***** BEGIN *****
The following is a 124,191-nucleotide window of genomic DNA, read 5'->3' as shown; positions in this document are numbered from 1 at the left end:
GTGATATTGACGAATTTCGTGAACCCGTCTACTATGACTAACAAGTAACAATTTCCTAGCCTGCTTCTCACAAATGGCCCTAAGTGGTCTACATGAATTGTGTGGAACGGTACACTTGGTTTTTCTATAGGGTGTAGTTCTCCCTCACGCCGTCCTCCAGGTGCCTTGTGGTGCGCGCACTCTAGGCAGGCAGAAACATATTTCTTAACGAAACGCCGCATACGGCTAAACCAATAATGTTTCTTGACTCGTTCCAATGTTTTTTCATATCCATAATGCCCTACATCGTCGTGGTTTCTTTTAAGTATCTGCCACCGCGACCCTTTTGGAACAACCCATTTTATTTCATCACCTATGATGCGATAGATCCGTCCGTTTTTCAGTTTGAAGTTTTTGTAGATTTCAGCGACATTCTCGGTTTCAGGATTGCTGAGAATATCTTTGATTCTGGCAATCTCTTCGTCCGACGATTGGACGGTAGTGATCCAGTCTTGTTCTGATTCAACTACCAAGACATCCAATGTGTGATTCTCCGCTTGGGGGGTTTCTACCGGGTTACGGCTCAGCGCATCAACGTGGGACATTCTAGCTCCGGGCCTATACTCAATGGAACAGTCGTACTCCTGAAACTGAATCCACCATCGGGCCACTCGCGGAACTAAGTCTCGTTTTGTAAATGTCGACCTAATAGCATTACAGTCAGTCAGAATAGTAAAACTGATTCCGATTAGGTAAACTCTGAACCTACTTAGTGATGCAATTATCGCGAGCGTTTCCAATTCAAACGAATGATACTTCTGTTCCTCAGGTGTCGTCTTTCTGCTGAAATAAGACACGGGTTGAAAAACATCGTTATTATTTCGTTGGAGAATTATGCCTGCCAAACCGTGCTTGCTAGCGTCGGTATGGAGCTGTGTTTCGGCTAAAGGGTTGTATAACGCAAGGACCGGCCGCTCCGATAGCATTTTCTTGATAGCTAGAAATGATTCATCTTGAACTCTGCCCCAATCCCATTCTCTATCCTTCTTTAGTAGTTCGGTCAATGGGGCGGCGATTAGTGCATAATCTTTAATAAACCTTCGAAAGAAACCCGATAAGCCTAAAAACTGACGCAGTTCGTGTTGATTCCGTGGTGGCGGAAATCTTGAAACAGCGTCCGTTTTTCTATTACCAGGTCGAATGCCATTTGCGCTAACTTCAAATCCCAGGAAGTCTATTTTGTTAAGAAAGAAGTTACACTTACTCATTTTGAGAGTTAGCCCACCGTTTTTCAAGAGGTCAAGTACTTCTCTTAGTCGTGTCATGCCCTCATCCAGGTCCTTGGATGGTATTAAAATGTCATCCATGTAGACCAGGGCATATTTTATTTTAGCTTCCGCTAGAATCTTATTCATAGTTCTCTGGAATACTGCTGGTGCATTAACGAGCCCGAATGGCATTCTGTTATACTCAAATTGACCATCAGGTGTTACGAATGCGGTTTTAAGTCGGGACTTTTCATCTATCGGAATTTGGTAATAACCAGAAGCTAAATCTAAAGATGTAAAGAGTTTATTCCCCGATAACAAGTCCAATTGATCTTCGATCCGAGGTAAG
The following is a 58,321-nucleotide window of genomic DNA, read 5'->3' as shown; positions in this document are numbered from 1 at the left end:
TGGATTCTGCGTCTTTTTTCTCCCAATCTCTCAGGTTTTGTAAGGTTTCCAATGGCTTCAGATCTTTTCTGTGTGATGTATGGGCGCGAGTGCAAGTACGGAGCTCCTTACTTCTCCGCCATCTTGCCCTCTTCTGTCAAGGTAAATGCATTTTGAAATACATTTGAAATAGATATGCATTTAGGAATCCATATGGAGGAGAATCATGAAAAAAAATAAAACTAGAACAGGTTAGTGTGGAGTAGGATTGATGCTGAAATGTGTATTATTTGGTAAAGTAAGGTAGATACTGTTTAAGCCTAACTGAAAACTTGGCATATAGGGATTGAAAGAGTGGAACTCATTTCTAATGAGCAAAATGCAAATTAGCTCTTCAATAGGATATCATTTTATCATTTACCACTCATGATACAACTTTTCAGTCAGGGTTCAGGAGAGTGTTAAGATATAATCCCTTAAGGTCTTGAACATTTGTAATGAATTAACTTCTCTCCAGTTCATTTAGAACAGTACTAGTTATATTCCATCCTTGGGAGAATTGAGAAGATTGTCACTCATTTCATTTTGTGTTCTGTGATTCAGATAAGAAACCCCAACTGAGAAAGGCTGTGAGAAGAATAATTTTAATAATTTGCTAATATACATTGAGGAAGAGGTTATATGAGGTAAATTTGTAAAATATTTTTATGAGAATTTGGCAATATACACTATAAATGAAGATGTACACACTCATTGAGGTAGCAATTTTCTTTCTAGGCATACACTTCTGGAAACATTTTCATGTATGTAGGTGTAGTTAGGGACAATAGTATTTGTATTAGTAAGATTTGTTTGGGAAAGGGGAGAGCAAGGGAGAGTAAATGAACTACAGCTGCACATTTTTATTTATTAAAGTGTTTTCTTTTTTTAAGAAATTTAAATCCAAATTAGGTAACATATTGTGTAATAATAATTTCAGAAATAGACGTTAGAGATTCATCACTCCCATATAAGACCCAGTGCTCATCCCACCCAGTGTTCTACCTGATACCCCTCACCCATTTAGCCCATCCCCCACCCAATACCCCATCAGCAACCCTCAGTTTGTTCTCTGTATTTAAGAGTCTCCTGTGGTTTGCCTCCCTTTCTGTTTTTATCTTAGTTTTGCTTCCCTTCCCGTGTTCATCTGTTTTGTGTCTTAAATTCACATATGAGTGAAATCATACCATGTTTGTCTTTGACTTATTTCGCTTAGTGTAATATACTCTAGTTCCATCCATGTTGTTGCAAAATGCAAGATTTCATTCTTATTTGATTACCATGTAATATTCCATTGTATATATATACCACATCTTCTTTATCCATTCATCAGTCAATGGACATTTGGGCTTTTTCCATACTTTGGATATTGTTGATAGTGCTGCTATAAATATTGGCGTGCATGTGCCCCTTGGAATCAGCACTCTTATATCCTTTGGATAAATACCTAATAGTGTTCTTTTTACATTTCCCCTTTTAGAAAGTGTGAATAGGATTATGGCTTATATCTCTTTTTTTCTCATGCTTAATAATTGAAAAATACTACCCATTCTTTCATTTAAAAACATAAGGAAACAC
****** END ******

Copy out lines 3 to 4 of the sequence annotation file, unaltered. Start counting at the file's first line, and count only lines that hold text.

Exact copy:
The following is a 58,321-nucleotide window of genomic DNA, read 5'->3' as shown; positions in this document are numbered from 1 at the left end:
TGGATTCTGCGTCTTTTTTCTCCCAATCTCTCAGGTTTTGTAAGGTTTCCAATGGCTTCAGATCTTTTCTGTGTGATGTATGGGCGCGAGTGCAAGTACGGAGCTCCTTACTTCTCCGCCATCTTGCCCTCTTCTGTCAAGGTAAATGCATTTTGAAATACATTTGAAATAGATATGCATTTAGGAATCCATATGGAGGAGAATCATGAAAAAAAATAAAACTAGAACAGGTTAGTGTGGAGTAGGATTGATGCTGAAATGTGTATTATTTGGTAAAGTAAGGTAGATACTGTTTAAGCCTAACTGAAAACTTGGCATATAGGGATTGAAAGAGTGGAACTCATTTCTAATGAGCAAAATGCAAATTAGCTCTTCAATAGGATATCATTTTATCATTTACCACTCATGATACAACTTTTCAGTCAGGGTTCAGGAGAGTGTTAAGATATAATCCCTTAAGGTCTTGAACATTTGTAATGAATTAACTTCTCTCCAGTTCATTTAGAACAGTACTAGTTATATTCCATCCTTGGGAGAATTGAGAAGATTGTCACTCATTTCATTTTGTGTTCTGTGATTCAGATAAGAAACCCCAACTGAGAAAGGCTGTGAGAAGAATAATTTTAATAATTTGCTAATATACATTGAGGAAGAGGTTATATGAGGTAAATTTGTAAAATATTTTTATGAGAATTTGGCAATATACACTATAAATGAAGATGTACACACTCATTGAGGTAGCAATTTTCTTTCTAGGCATACACTTCTGGAAACATTTTCATGTATGTAGGTGTAGTTAGGGACAATAGTATTTGTATTAGTAAGATTTGTTTGGGAAAGGGGAGAGCAAGGGAGAGTAAATGAACTACAGCTGCACATTTTTATTTATTAAAGTGTTTTCTTTTTTTAAGAAATTTAAATCCAAATTAGGTAACATATTGTGTAATAATAATTTCAGAAATAGACGTTAGAGATTCATCACTCCCATATAAGACCCAGTGCTCATCCCACCCAGTGTTCTACCTGATACCCCTCACCCATTTAGCCCATCCCCCACCCAATACCCCATCAGCAACCCTCAGTTTGTTCTCTGTATTTAAGAGTCTCCTGTGGTTTGCCTCCCTTTCTGTTTTTATCTTAGTTTTGCTTCCCTTCCCGTGTTCATCTGTTTTGTGTCTTAAATTCACATATGAGTGAAATCATACCATGTTTGTCTTTGACTTATTTCGCTTAGTGTAATATACTCTAGTTCCATCCATGTTGTTGCAAAATGCAAGATTTCATTCTTATTTGATTACCATGTAATATTCCATTGTATATATATACCACATCTTCTTTATCCATTCATCAGTCAATGGACATTTGGGCTTTTTCCATACTTTGGATATTGTTGATAGTGCTGCTATAAATATTGGCGTGCATGTGCCCCTTGGAATCAGCACTCTTATATCCTTTGGATAAATACCTAATAGTGTTCTTTTTACATTTCCCCTTTTAGAAAGTGTGAATAGGATTATGGCTTATATCTCTTTTTTTCTCATGCTTAATAATTGAAAAATACTACCCATTCTTTCATTTAAAAACATAAGGAAACAC